dents coming from some countries, such as
Colombia or Italy, parents prefer to deal with a
local agent rather than a university representative in Canada, he added.
But there can be risks, too, said the report.
With overseas agents located far from the partner
institution in Canada, oversight can be difficult.
There is a risk the agents will place their own
financial interests ahead of the needs of students
and institutions or will jeopardize a school’s reputation by providing misleading information, the
study said. There have been reports of agents
colluding with students to falsify documents or
to ghostwrite essays and personal statements.
Mr. Coffey said some administrators told him
they’ve worked with the same trusted agent for
many years and had few concerns about the institution being “credibly and accurately” represented.
But he also has heard of agents who are “basically
travel agents” and he met some foreign students
who hadn’t been well served. “It’s really quite a
rough-and-tumble environment,” said Mr. Coffey.
“There’s going to be fantastic agents, average
agents and not-so-good agents,” added CBU’s Mr.
MacLean. CBU’s process for vetting consultants
involves asking new or prospective recruiters to
provide at least two references, who are sent a
questionnaire about their experiences. “I got one
back this morning from someone who gave a
scathing report,” he said. CBU maintains regular
contact with its agents and keeps them up-to-date
on program and course changes.
Still, Mr. MacLean acknowledged some
inherent biases in the system. Because individual
recruiters tend to represent only a few universities, they may not give prospective students a full
range of options. Also, agents are usually paid on
commission so if a school pays a smaller fee, the
agent may be inclined to recommend a higher-paying one.
According to the CMEC report, the agent’s
commission is usually set as a percentage of a
student’s first-year tuition. The rates vary by institution and by country. In some countries, including China, it’s common for agents to charge
students as well. Mr. MacLean said CBU asks its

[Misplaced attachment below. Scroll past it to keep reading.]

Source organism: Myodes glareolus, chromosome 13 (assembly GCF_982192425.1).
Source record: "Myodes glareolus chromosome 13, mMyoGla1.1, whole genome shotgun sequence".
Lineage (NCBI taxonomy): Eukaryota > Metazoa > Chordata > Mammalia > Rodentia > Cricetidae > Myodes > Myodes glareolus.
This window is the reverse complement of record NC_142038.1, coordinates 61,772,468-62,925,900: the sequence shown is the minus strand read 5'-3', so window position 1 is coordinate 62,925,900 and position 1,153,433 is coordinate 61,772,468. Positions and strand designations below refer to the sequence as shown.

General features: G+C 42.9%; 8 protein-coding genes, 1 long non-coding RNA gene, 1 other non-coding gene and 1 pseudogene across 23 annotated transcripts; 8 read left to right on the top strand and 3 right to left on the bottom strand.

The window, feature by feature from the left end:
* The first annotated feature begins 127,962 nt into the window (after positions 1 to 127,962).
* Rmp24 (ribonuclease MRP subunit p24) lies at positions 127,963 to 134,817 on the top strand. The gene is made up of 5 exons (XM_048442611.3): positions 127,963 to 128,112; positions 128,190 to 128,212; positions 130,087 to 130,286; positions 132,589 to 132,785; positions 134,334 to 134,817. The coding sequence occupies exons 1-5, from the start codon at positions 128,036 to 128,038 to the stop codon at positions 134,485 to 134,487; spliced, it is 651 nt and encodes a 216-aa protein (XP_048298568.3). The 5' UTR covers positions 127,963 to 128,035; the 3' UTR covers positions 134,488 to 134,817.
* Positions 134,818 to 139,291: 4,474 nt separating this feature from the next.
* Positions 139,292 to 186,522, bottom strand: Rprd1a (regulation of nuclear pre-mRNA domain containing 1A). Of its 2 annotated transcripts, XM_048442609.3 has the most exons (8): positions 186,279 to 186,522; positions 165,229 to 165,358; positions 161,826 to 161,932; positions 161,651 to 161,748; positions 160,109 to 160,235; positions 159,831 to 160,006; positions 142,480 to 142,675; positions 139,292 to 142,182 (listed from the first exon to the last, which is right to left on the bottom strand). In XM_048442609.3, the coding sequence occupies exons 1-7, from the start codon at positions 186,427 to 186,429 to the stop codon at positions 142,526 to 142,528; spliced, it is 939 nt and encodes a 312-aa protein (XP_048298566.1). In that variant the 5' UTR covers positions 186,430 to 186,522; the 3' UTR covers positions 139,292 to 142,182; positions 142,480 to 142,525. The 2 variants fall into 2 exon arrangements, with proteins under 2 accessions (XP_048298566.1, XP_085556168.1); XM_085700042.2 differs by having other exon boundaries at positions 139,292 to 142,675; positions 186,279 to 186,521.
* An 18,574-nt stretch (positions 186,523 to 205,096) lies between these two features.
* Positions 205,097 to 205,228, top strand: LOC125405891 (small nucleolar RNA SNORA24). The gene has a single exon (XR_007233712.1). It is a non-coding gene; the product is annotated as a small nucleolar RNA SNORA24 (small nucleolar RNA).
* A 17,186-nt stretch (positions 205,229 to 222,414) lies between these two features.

agents not to do so.
A new report by the Observatory on Border-
less Higher Education (due for release Sept. 2)
compared agent use in seven countries. It found
that using agents leads to higher foreign student
registration – especially for Canada. However,
Richard Garrett, OBHE’s director for North
America, cautioned that comparing “conversion
rates” (from prospects making an inquiry to
registering as students) is challenging because
institutions may use varied methodologies and
interpret results differently. The OBHE report
notes that the Canadian sample of 37 institutions
was dominated by colleges and universities out-
side the U15 group of research-intensive univer-
sities. It said, “It is striking that all the Canadian
research-intensive, public universities that res-
ponded indicated no use of agents.”
In Canada, there aren’t any federal laws reg-
ulating the use of foreign recruiters. The Depart-
ment of Foreign Affairs, Trade and Development
along with the Canadian Consortium for Inter-
national Education recently introduced a free,
China, South Korea, Japan, Mexico, Saudi Arabia,
Hong Kong and India.
“You can’t be everywhere at once,” explained
Brett MacLean, manager of international recruitment at Cape Breton University. “When we leave
[a country] we still want to have a representative
on the ground that is distributing literature and
giving advice on our programs.” CBU uses about
50 agents in 30 countries. Some are relied on more
than others but, to be transparent, CBU discloses
the total number, he said.
Agents are also familiar with a country’s local
customs and traditions and are able to translate
documents and help students with the application process. “They are the trusted organization
of students and their parents,” said Gonzalo Peralta, executive director of Languages Canada.
“Imagine if you had a child who wanted to go to
study in China. How do you find the right institution and deal with somebody thousands of
miles away to make the arrangements?” For stu-
CAGS 52nd Annual Conference
52e congrès annuel de l’ACES
October 27-30, 2014/Du 27 au 30 octobre 2014
Sheraton Hotel Newfoundland
St. John’s, Newfoundland/St-John’s, Terre-Neuve
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